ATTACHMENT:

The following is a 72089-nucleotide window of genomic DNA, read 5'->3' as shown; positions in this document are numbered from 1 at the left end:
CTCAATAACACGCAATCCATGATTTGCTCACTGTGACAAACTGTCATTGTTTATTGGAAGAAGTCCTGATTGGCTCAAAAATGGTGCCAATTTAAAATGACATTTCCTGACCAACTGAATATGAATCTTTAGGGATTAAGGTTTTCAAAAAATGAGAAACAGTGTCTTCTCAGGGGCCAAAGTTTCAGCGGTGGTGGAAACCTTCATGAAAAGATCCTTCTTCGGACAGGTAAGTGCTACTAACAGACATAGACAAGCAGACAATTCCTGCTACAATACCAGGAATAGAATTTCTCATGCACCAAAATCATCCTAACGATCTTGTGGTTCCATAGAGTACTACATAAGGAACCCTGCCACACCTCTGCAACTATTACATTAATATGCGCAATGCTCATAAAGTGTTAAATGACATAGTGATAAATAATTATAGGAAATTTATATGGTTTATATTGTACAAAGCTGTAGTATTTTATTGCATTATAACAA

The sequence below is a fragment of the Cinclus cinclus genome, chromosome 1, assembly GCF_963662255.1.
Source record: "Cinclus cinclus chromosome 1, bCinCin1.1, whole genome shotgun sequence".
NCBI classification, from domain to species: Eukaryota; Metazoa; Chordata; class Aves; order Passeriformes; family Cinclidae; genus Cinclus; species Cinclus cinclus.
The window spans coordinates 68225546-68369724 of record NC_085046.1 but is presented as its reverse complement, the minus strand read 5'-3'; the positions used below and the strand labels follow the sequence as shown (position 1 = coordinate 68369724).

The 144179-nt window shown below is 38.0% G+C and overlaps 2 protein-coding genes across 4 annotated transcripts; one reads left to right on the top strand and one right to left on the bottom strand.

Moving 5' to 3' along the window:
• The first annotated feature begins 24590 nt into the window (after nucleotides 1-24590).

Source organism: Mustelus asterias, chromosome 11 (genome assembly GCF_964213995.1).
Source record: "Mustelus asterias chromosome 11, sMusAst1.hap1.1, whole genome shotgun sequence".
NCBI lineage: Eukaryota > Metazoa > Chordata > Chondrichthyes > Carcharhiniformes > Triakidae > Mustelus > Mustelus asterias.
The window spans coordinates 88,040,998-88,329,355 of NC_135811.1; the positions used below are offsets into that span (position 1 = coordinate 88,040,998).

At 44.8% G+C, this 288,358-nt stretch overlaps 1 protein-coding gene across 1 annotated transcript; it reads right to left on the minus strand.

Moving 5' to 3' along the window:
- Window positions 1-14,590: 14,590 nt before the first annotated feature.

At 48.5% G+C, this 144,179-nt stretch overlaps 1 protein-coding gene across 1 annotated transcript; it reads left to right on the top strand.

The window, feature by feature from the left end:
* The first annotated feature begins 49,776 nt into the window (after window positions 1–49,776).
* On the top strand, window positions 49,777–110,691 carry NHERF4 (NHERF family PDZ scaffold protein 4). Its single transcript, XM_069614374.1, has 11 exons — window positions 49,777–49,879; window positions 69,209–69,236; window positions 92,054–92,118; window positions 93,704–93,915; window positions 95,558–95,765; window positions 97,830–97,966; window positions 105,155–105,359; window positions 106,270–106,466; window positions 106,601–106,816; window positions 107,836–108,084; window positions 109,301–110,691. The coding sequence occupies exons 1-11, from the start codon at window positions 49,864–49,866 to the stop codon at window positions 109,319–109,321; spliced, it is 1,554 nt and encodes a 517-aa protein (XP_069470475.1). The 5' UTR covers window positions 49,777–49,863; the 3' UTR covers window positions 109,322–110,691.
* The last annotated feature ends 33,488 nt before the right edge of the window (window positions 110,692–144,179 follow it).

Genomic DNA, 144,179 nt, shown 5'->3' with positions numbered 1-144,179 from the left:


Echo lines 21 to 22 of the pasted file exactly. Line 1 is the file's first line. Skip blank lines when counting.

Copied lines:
* The last annotated feature ends 33,488 nt before the right edge of the window (window positions 110,692–144,179 follow it).

Genomic DNA, 144,179 nt, shown 5'->3' with positions numbered 1-144,179 from the left: